What Are Other Ways To Treat And Prevent The Flu
Antiviral prescription medicines and an annual flu vaccine are available for treating and preventing the flu.
Prescription anti-flu medicines include amantadine , rimantadine , zanamivir and oseltamivir . These drugs do not cure the flu, but they can make the symptoms milder and make you feel better more quickly. They are only effective when used in the first 48 hours of flu-like symptoms.
These drugs are not needed for healthy people who get the flu. They are usually reserved for people who are very sick with the flu or those who are at risk of complications from the flu, such as people with long-term chronic medical conditions or older age.
Flu vaccine . Although there is currently no vaccine against the common cold, there is a vaccine to prevent the flu. The vaccine is available by both shot and nasal spray. It works by exposing the immune system to the viruses. The body responds by building antibodies against the flu. The flu shot contains dead flu viruses. The nasal spray contains live, but weakened, flu viruses. The nasal spray is only approved for healthy children and adults two to 49 years old and who are not pregnant.
Check If You Have A Cold
Cold symptoms come on gradually and can include:
- a blocked or runny nose
- a sore throat
- pressure in your ears and face
- loss of taste and smell
The symptoms are the same in adults and children. Sometimes symptoms last longer in children.
Cold and flu symptoms are similar, but flu tends to be more severe.
|Appears quickly within a few hours|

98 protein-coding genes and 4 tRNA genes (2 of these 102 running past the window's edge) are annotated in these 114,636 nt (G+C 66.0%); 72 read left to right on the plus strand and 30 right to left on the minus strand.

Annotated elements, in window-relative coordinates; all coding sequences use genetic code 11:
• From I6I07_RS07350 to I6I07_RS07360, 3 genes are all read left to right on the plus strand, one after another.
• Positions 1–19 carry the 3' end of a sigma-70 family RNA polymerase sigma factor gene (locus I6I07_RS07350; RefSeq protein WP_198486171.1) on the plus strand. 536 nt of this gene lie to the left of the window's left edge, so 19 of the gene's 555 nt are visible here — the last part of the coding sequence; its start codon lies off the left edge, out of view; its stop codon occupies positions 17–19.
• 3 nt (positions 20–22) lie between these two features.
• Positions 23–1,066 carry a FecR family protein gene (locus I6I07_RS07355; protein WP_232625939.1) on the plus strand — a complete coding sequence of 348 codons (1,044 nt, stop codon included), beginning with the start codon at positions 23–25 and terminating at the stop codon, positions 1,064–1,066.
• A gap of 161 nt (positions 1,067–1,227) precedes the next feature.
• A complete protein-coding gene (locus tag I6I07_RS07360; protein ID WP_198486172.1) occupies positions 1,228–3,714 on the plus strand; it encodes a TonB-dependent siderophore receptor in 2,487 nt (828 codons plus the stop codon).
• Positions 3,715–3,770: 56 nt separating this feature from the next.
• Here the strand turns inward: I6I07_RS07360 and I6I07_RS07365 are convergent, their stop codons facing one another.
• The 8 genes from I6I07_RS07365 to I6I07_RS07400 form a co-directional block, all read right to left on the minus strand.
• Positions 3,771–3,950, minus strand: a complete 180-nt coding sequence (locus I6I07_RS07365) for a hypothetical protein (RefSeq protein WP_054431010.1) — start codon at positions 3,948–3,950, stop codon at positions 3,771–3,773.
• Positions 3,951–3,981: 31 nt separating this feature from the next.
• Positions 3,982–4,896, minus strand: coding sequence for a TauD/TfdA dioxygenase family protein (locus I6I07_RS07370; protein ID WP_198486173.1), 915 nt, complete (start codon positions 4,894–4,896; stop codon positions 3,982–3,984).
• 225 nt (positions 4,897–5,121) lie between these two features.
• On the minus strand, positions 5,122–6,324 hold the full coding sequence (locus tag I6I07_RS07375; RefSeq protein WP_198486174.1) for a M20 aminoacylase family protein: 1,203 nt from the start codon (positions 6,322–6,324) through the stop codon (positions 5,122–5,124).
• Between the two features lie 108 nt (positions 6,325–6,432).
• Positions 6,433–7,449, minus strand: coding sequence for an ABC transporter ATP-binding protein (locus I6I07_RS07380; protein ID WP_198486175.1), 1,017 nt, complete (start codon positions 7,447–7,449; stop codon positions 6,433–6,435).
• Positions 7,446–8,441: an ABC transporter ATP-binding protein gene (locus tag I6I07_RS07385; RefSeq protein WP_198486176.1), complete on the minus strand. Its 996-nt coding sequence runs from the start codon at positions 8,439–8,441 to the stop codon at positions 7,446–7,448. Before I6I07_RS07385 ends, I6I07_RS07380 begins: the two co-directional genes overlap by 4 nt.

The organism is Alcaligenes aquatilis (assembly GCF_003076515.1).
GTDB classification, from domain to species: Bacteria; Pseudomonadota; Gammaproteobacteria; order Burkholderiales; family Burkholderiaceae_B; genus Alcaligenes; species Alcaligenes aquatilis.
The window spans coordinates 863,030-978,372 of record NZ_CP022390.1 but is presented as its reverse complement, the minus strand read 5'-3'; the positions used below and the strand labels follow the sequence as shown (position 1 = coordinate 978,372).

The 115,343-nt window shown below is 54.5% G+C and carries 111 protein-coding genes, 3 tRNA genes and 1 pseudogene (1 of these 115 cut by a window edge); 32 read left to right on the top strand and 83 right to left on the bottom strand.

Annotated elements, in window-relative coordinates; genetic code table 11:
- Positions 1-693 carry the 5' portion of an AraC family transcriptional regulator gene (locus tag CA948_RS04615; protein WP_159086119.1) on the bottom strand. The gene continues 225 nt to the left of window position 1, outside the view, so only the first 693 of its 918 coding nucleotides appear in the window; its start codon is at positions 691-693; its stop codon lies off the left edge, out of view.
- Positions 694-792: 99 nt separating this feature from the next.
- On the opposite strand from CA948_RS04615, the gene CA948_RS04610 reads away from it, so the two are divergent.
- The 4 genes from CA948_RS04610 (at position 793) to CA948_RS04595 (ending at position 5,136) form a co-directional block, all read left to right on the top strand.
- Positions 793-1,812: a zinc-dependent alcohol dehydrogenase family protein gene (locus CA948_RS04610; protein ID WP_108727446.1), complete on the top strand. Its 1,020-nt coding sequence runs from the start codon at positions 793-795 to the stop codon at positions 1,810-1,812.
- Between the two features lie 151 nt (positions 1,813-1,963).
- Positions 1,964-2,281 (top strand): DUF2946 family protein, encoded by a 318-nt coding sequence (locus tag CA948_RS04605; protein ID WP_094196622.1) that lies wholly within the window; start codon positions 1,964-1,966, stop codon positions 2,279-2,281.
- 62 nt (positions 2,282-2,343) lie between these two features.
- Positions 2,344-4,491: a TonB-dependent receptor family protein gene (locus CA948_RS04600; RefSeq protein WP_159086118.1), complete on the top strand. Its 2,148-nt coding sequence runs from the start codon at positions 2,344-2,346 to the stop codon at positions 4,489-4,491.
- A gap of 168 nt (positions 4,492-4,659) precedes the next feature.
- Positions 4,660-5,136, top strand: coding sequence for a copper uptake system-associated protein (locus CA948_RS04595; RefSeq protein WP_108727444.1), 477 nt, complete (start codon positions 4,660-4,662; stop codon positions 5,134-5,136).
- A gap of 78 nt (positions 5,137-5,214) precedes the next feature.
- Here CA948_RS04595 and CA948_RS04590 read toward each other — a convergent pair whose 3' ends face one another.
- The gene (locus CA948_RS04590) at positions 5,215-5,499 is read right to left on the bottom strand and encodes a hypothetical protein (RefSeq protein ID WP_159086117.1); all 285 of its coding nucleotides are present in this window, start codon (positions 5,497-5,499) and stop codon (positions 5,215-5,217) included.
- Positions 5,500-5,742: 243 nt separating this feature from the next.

|Affects mainly your nose and throat||Affects more than just your nose and throat|
|Makes you feel unwell, but you’re OK to carry on as normal||Makes you feel exhausted and too unwell to carry on as normal|
When To Go To The Er
Fever and cold symptoms can turn into influenza symptoms if you arent feeling any better as the days progress, or if the symptoms quickly escalate. In addition to typical common cold symptoms , high fevers in adults are usually a good indicator of a viral cold or potential flu.
Adults with a sustained fever of more than 102 degrees, as well as any combination of the below flu-like symptoms, should seek medical attention:
- Difficulty breathing
- Severe chest or stomach pain
- Vertigo and lightheadedness
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How To Protect Others
When a person contracts a cold-causing virus, it can be spread to others through the air, on surfaces, and through close, personal contact. People carrying the virus can also leave virus behind on shared surfaces like doorknobs and computers.
If youre sick with a cold, its important to be a good neighbor, family member, or friend and take steps to protect those around you when possible.
Wintery Mix Of Viruses
Winter is the prime cold and flu season. Youre more likely to be indoors and closer to others when its colder outside. Weather also plays a role in the spread of viruses.
Cold and flu viruses survive better and are more transmissible if its cooler and if theres lower humidity, Gordon explains.
Experts are concerned that flu and COVID-19 cases may increase and overlap in the winter. Flu cases usually start to increase around October and peak between December and February. Being infected with flu and SARS-CoV-2 at the same time is possible, as is showing symptoms of both.
If youre sick with the flu, your doctor may prescribe antiviral drugs. Such drugs can make your flu milder and shorten the time you are sick. They work best if theyre used early in your illness.
The FDA has also approved one antiviral drug, called remdesivir, to treat COVID-19. Other treatments are in development and under review. No complementary approaches have been shown to be helpful for fighting off flu or COVID-19.
Fortunately, strategies to prevent the spread of COVID-19 also prevent the spread of flu and cold. Measures like masking and social distancing work for other respiratory viruses, as well as COVID-19, says Dr. Chip Walter, who studies vaccine development at Duke University.
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How Long Someone Can Spread The Virus
For both COVID-19 and flu, its possible to spread the virus for at least 1 day before experiencing any symptoms.
If a person has COVID-19, they could be contagious for a longer time than if they have flu.